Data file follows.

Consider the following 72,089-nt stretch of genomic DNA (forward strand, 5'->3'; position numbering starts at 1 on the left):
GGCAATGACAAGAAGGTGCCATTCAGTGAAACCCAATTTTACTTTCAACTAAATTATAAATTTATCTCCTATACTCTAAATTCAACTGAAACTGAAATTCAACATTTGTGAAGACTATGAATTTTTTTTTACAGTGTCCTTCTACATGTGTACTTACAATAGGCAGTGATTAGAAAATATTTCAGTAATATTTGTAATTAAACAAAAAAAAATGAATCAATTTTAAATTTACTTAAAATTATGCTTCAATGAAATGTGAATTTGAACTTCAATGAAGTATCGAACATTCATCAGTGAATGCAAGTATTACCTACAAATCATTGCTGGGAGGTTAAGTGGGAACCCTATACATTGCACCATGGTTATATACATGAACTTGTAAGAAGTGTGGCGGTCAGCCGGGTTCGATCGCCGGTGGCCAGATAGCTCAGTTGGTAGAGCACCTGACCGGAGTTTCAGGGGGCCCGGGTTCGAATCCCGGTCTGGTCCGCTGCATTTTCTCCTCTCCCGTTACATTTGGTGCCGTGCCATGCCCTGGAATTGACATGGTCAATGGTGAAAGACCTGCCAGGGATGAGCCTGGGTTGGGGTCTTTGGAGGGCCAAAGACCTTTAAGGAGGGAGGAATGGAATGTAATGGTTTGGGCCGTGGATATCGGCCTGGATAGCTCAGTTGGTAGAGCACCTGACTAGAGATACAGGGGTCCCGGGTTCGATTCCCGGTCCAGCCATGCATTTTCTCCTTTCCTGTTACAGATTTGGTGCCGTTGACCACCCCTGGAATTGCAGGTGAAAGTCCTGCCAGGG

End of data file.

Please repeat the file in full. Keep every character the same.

Consider the following 72,089-nt stretch of genomic DNA (forward strand, 5'->3'; position numbering starts at 1 on the left):
GGCAATGACAAGAAGGTGCCATTCAGTGAAACCCAATTTTACTTTCAACTAAATTATAAATTTATCTCCTATACTCTAAATTCAACTGAAACTGAAATTCAACATTTGTGAAGACTATGAATTTTTTTTTACAGTGTCCTTCTACATGTGTACTTACAATAGGCAGTGATTAGAAAATATTTCAGTAATATTTGTAATTAAACAAAAAAAAATGAATCAATTTTAAATTTACTTAAAATTATGCTTCAATGAAATGTGAATTTGAACTTCAATGAAGTATCGAACATTCATCAGTGAATGCAAGTATTACCTACAAATCATTGCTGGGAGGTTAAGTGGGAACCCTATACATTGCACCATGGTTATATACATGAACTTGTAAGAAGTGTGGCGGTCAGCCGGGTTCGATCGCCGGTGGCCAGATAGCTCAGTTGGTAGAGCACCTGACCGGAGTTTCAGGGGGCCCGGGTTCGAATCCCGGTCTGGTCCGCTGCATTTTCTCCTCTCCCGTTACATTTGGTGCCGTGCCATGCCCTGGAATTGACATGGTCAATGGTGAAAGACCTGCCAGGGATGAGCCTGGGTTGGGGTCTTTGGAGGGCCAAAGACCTTTAAGGAGGGAGGAATGGAATGTAATGGTTTGGGCCGTGGATATCGGCCTGGATAGCTCAGTTGGTAGAGCACCTGACTAGAGATACAGGGGTCCCGGGTTCGATTCCCGGTCCAGCCATGCATTTTCTCCTTTCCTGTTACAGATTTGGTGCCGTTGACCACCCCTGGAATTGCAGGTGAAAGTCCTGCCAGGG